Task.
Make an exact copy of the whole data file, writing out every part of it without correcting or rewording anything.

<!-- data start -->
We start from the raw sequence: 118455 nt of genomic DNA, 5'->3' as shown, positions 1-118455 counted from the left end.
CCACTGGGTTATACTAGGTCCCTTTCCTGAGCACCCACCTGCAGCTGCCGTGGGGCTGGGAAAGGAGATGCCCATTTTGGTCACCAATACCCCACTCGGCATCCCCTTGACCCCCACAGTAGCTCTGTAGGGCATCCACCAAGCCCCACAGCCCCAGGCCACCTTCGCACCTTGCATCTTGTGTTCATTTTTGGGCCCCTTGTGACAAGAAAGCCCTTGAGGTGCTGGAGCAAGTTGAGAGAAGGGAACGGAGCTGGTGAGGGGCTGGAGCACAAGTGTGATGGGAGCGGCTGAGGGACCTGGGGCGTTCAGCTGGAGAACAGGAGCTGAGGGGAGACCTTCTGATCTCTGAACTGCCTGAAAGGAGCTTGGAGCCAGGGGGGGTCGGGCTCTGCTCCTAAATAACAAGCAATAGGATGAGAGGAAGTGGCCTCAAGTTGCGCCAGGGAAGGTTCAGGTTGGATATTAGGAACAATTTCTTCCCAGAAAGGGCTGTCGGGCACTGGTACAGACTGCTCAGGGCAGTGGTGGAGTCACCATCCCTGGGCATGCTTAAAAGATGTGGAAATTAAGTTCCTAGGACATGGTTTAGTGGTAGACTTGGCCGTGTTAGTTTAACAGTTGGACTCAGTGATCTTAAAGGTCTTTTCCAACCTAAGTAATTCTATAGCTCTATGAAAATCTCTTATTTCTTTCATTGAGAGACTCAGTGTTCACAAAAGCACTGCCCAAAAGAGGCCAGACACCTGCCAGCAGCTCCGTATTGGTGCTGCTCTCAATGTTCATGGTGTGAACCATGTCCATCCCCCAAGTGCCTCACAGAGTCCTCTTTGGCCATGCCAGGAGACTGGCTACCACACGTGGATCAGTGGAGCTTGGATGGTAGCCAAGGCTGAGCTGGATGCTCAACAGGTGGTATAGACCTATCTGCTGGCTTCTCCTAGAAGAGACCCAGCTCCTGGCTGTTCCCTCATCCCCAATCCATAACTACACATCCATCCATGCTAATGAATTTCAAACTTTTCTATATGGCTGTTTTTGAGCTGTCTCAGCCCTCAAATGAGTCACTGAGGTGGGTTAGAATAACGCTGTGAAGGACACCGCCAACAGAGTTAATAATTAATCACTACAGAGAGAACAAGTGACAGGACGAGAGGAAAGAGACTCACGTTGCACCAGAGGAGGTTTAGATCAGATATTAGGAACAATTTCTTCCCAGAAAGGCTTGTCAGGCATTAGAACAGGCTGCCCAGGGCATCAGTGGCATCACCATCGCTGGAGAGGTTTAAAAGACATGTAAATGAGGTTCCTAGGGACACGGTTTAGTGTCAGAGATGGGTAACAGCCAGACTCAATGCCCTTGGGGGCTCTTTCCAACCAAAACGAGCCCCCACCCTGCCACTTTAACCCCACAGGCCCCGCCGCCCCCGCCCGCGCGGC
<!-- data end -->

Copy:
We start from the raw sequence: 118455 nt of genomic DNA, 5'->3' as shown, positions 1-118455 counted from the left end.
CCACTGGGTTATACTAGGTCCCTTTCCTGAGCACCCACCTGCAGCTGCCGTGGGGCTGGGAAAGGAGATGCCCATTTTGGTCACCAATACCCCACTCGGCATCCCCTTGACCCCCACAGTAGCTCTGTAGGGCATCCACCAAGCCCCACAGCCCCAGGCCACCTTCGCACCTTGCATCTTGTGTTCATTTTTGGGCCCCTTGTGACAAGAAAGCCCTTGAGGTGCTGGAGCAAGTTGAGAGAAGGGAACGGAGCTGGTGAGGGGCTGGAGCACAAGTGTGATGGGAGCGGCTGAGGGACCTGGGGCGTTCAGCTGGAGAACAGGAGCTGAGGGGAGACCTTCTGATCTCTGAACTGCCTGAAAGGAGCTTGGAGCCAGGGGGGGTCGGGCTCTGCTCCTAAATAACAAGCAATAGGATGAGAGGAAGTGGCCTCAAGTTGCGCCAGGGAAGGTTCAGGTTGGATATTAGGAACAATTTCTTCCCAGAAAGGGCTGTCGGGCACTGGTACAGACTGCTCAGGGCAGTGGTGGAGTCACCATCCCTGGGCATGCTTAAAAGATGTGGAAATTAAGTTCCTAGGACATGGTTTAGTGGTAGACTTGGCCGTGTTAGTTTAACAGTTGGACTCAGTGATCTTAAAGGTCTTTTCCAACCTAAGTAATTCTATAGCTCTATGAAAATCTCTTATTTCTTTCATTGAGAGACTCAGTGTTCACAAAAGCACTGCCCAAAAGAGGCCAGACACCTGCCAGCAGCTCCGTATTGGTGCTGCTCTCAATGTTCATGGTGTGAACCATGTCCATCCCCCAAGTGCCTCACAGAGTCCTCTTTGGCCATGCCAGGAGACTGGCTACCACACGTGGATCAGTGGAGCTTGGATGGTAGCCAAGGCTGAGCTGGATGCTCAACAGGTGGTATAGACCTATCTGCTGGCTTCTCCTAGAAGAGACCCAGCTCCTGGCTGTTCCCTCATCCCCAATCCATAACTACACATCCATCCATGCTAATGAATTTCAAACTTTTCTATATGGCTGTTTTTGAGCTGTCTCAGCCCTCAAATGAGTCACTGAGGTGGGTTAGAATAACGCTGTGAAGGACACCGCCAACAGAGTTAATAATTAATCACTACAGAGAGAACAAGTGACAGGACGAGAGGAAAGAGACTCACGTTGCACCAGAGGAGGTTTAGATCAGATATTAGGAACAATTTCTTCCCAGAAAGGCTTGTCAGGCATTAGAACAGGCTGCCCAGGGCATCAGTGGCATCACCATCGCTGGAGAGGTTTAAAAGACATGTAAATGAGGTTCCTAGGGACACGGTTTAGTGTCAGAGATGGGTAACAGCCAGACTCAATGCCCTTGGGGGCTCTTTCCAACCAAAACGAGCCCCCACCCTGCCACTTTAACCCCACAGGCCCCGCCGCCCCCGCCCGCGCGGC